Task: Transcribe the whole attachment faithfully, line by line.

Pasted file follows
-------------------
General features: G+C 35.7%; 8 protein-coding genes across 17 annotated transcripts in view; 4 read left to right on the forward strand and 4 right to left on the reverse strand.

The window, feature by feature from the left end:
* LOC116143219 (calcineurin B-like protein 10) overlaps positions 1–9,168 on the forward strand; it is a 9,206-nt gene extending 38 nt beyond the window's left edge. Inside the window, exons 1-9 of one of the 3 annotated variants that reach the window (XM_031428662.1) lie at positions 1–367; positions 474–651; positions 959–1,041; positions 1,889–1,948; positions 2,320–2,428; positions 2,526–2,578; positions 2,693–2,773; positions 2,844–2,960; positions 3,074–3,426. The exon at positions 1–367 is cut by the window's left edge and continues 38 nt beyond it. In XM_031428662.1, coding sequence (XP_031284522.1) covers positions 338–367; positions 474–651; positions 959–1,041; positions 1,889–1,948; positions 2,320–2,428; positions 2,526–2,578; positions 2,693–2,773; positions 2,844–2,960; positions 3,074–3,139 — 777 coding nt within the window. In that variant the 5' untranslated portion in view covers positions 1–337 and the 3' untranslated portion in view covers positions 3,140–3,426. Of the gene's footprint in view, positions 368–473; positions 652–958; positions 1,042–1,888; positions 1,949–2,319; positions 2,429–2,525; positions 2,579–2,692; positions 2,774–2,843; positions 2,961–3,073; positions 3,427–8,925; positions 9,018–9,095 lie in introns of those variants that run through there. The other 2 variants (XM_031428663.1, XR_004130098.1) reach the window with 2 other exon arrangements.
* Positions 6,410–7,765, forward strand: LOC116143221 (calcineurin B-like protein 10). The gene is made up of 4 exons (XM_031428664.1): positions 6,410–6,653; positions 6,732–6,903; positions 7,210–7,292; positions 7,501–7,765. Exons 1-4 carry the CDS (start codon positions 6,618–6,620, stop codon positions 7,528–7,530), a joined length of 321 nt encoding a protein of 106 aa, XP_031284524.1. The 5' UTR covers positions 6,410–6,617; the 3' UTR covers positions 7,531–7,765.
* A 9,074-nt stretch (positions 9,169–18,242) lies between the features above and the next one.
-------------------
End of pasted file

General features: G+C 35.7%; 8 protein-coding genes across 17 annotated transcripts in view; 4 read left to right on the forward strand and 4 right to left on the reverse strand.

The window, feature by feature from the left end:
* LOC116143219 (calcineurin B-like protein 10) overlaps positions 1–9,168 on the forward strand; it is a 9,206-nt gene extending 38 nt beyond the window's left edge. Inside the window, exons 1-9 of one of the 3 annotated variants that reach the window (XM_031428662.1) lie at positions 1–367; positions 474–651; positions 959–1,041; positions 1,889–1,948; positions 2,320–2,428; positions 2,526–2,578; positions 2,693–2,773; positions 2,844–2,960; positions 3,074–3,426. The exon at positions 1–367 is cut by the window's left edge and continues 38 nt beyond it. In XM_031428662.1, coding sequence (XP_031284522.1) covers positions 338–367; positions 474–651; positions 959–1,041; positions 1,889–1,948; positions 2,320–2,428; positions 2,526–2,578; positions 2,693–2,773; positions 2,844–2,960; positions 3,074–3,139 — 777 coding nt within the window. In that variant the 5' untranslated portion in view covers positions 1–337 and the 3' untranslated portion in view covers positions 3,140–3,426. Of the gene's footprint in view, positions 368–473; positions 652–958; positions 1,042–1,888; positions 1,949–2,319; positions 2,429–2,525; positions 2,579–2,692; positions 2,774–2,843; positions 2,961–3,073; positions 3,427–8,925; positions 9,018–9,095 lie in introns of those variants that run through there. The other 2 variants (XM_031428663.1, XR_004130098.1) reach the window with 2 other exon arrangements.
* Positions 6,410–7,765, forward strand: LOC116143221 (calcineurin B-like protein 10). The gene is made up of 4 exons (XM_031428664.1): positions 6,410–6,653; positions 6,732–6,903; positions 7,210–7,292; positions 7,501–7,765. Exons 1-4 carry the CDS (start codon positions 6,618–6,620, stop codon positions 7,528–7,530), a joined length of 321 nt encoding a protein of 106 aa, XP_031284524.1. The 5' UTR covers positions 6,410–6,617; the 3' UTR covers positions 7,531–7,765.
* A 9,074-nt stretch (positions 9,169–18,242) lies between the features above and the next one.